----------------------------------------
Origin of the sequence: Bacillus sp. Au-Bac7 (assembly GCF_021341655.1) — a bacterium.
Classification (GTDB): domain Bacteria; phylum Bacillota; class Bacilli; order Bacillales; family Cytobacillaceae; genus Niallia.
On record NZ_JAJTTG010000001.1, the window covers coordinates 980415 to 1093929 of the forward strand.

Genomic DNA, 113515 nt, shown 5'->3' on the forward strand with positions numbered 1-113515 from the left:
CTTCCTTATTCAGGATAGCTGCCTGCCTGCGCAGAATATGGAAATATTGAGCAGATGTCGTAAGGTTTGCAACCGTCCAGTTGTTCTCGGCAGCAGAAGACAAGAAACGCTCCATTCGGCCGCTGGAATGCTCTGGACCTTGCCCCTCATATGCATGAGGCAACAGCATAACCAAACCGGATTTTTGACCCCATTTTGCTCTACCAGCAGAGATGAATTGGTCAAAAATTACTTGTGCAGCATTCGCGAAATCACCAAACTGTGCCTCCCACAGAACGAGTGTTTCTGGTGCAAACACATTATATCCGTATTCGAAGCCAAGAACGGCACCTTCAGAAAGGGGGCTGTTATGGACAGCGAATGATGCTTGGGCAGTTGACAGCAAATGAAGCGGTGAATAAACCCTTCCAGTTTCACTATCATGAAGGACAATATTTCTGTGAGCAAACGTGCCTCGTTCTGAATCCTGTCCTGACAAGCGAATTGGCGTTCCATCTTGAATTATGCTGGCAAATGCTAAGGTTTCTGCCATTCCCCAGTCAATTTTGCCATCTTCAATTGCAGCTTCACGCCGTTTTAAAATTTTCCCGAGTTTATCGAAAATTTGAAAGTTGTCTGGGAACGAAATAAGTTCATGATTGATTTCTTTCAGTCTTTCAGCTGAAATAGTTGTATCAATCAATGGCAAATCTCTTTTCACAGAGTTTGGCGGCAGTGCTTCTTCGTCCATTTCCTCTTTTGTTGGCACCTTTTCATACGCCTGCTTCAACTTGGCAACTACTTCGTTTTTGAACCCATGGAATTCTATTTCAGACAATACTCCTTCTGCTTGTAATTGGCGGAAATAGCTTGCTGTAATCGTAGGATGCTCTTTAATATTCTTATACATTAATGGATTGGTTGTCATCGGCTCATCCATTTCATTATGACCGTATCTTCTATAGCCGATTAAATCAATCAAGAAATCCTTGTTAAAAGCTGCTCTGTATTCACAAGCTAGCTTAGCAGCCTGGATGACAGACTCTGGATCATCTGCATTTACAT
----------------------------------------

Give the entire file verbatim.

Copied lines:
Origin of the sequence: Bacillus sp. Au-Bac7 (assembly GCF_021341655.1) — a bacterium.
Classification (GTDB): domain Bacteria; phylum Bacillota; class Bacilli; order Bacillales; family Cytobacillaceae; genus Niallia.
On record NZ_JAJTTG010000001.1, the window covers coordinates 980415 to 1093929 of the forward strand.

Genomic DNA, 113515 nt, shown 5'->3' on the forward strand with positions numbered 1-113515 from the left:
CTTCCTTATTCAGGATAGCTGCCTGCCTGCGCAGAATATGGAAATATTGAGCAGATGTCGTAAGGTTTGCAACCGTCCAGTTGTTCTCGGCAGCAGAAGACAAGAAACGCTCCATTCGGCCGCTGGAATGCTCTGGACCTTGCCCCTCATATGCATGAGGCAACAGCATAACCAAACCGGATTTTTGACCCCATTTTGCTCTACCAGCAGAGATGAATTGGTCAAAAATTACTTGTGCAGCATTCGCGAAATCACCAAACTGTGCCTCCCACAGAACGAGTGTTTCTGGTGCAAACACATTATATCCGTATTCGAAGCCAAGAACGGCACCTTCAGAAAGGGGGCTGTTATGGACAGCGAATGATGCTTGGGCAGTTGACAGCAAATGAAGCGGTGAATAAACCCTTCCAGTTTCACTATCATGAAGGACAATATTTCTGTGAGCAAACGTGCCTCGTTCTGAATCCTGTCCTGACAAGCGAATTGGCGTTCCATCTTGAATTATGCTGGCAAATGCTAAGGTTTCTGCCATTCCCCAGTCAATTTTGCCATCTTCAATTGCAGCTTCACGCCGTTTTAAAATTTTCCCGAGTTTATCGAAAATTTGAAAGTTGTCTGGGAACGAAATAAGTTCATGATTGATTTCTTTCAGTCTTTCAGCTGAAATAGTTGTATCAATCAATGGCAAATCTCTTTTCACAGAGTTTGGCGGCAGTGCTTCTTCGTCCATTTCCTCTTTTGTTGGCACCTTTTCATACGCCTGCTTCAACTTGGCAACTACTTCGTTTTTGAACCCATGGAATTCTATTTCAGACAATACTCCTTCTGCTTGTAATTGGCGGAAATAGCTTGCTGTAATCGTAGGATGCTCTTTAATATTCTTATACATTAATGGATTGGTTGTCATCGGCTCATCCATTTCATTATGACCGTATCTTCTATAGCCGATTAAATCAATCAAGAAATCCTTGTTAAAAGCTGCTCTGTATTCACAAGCTAGCTTAGCAGCCTGGATGACAGACTCTGGATCATCTGCATTTACAT